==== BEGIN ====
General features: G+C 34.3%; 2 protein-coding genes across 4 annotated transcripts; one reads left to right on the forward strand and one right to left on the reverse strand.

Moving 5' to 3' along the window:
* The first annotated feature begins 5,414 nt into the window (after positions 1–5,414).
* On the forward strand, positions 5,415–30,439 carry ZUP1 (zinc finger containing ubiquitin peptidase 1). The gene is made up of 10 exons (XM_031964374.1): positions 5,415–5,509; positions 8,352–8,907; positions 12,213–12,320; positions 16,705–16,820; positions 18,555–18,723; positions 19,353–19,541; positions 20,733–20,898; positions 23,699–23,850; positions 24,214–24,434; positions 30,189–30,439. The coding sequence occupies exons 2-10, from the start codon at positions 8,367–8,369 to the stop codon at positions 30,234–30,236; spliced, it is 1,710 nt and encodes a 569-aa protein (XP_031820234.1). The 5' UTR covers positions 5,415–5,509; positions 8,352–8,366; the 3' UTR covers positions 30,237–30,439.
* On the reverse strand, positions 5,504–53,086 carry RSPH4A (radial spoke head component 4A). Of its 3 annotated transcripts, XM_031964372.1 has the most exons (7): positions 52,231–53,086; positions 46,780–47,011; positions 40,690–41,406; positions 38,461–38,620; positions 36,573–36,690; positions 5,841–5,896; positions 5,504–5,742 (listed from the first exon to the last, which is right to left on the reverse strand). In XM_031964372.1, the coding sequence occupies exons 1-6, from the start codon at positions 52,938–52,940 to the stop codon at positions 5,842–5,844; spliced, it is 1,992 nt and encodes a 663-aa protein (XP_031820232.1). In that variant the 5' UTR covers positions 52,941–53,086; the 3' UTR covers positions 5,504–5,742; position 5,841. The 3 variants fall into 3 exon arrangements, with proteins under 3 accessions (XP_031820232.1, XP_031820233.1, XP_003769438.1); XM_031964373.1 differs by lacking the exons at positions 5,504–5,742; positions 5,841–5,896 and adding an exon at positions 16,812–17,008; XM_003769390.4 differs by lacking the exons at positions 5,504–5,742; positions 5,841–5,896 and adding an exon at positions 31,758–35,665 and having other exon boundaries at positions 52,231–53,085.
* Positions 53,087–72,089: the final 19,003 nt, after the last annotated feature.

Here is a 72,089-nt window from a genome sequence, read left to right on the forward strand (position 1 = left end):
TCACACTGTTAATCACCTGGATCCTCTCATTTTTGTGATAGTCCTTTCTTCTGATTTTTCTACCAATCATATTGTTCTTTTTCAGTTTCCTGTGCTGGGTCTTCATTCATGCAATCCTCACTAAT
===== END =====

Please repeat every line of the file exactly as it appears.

General features: G+C 34.3%; 2 protein-coding genes across 4 annotated transcripts; one reads left to right on the forward strand and one right to left on the reverse strand.

Moving 5' to 3' along the window:
* The first annotated feature begins 5,414 nt into the window (after positions 1–5,414).
* On the forward strand, positions 5,415–30,439 carry ZUP1 (zinc finger containing ubiquitin peptidase 1). The gene is made up of 10 exons (XM_031964374.1): positions 5,415–5,509; positions 8,352–8,907; positions 12,213–12,320; positions 16,705–16,820; positions 18,555–18,723; positions 19,353–19,541; positions 20,733–20,898; positions 23,699–23,850; positions 24,214–24,434; positions 30,189–30,439. The coding sequence occupies exons 2-10, from the start codon at positions 8,367–8,369 to the stop codon at positions 30,234–30,236; spliced, it is 1,710 nt and encodes a 569-aa protein (XP_031820234.1). The 5' UTR covers positions 5,415–5,509; positions 8,352–8,366; the 3' UTR covers positions 30,237–30,439.
* On the reverse strand, positions 5,504–53,086 carry RSPH4A (radial spoke head component 4A). Of its 3 annotated transcripts, XM_031964372.1 has the most exons (7): positions 52,231–53,086; positions 46,780–47,011; positions 40,690–41,406; positions 38,461–38,620; positions 36,573–36,690; positions 5,841–5,896; positions 5,504–5,742 (listed from the first exon to the last, which is right to left on the reverse strand). In XM_031964372.1, the coding sequence occupies exons 1-6, from the start codon at positions 52,938–52,940 to the stop codon at positions 5,842–5,844; spliced, it is 1,992 nt and encodes a 663-aa protein (XP_031820232.1). In that variant the 5' UTR covers positions 52,941–53,086; the 3' UTR covers positions 5,504–5,742; position 5,841. The 3 variants fall into 3 exon arrangements, with proteins under 3 accessions (XP_031820232.1, XP_031820233.1, XP_003769438.1); XM_031964373.1 differs by lacking the exons at positions 5,504–5,742; positions 5,841–5,896 and adding an exon at positions 16,812–17,008; XM_003769390.4 differs by lacking the exons at positions 5,504–5,742; positions 5,841–5,896 and adding an exon at positions 31,758–35,665 and having other exon boundaries at positions 52,231–53,085.
* Positions 53,087–72,089: the final 19,003 nt, after the last annotated feature.

Here is a 72,089-nt window from a genome sequence, read left to right on the forward strand (position 1 = left end):
TCACACTGTTAATCACCTGGATCCTCTCATTTTTGTGATAGTCCTTTCTTCTGATTTTTCTACCAATCATATTGTTCTTTTTCAGTTTCCTGTGCTGGGTCTTCATTCATGCAATCCTCACTAAT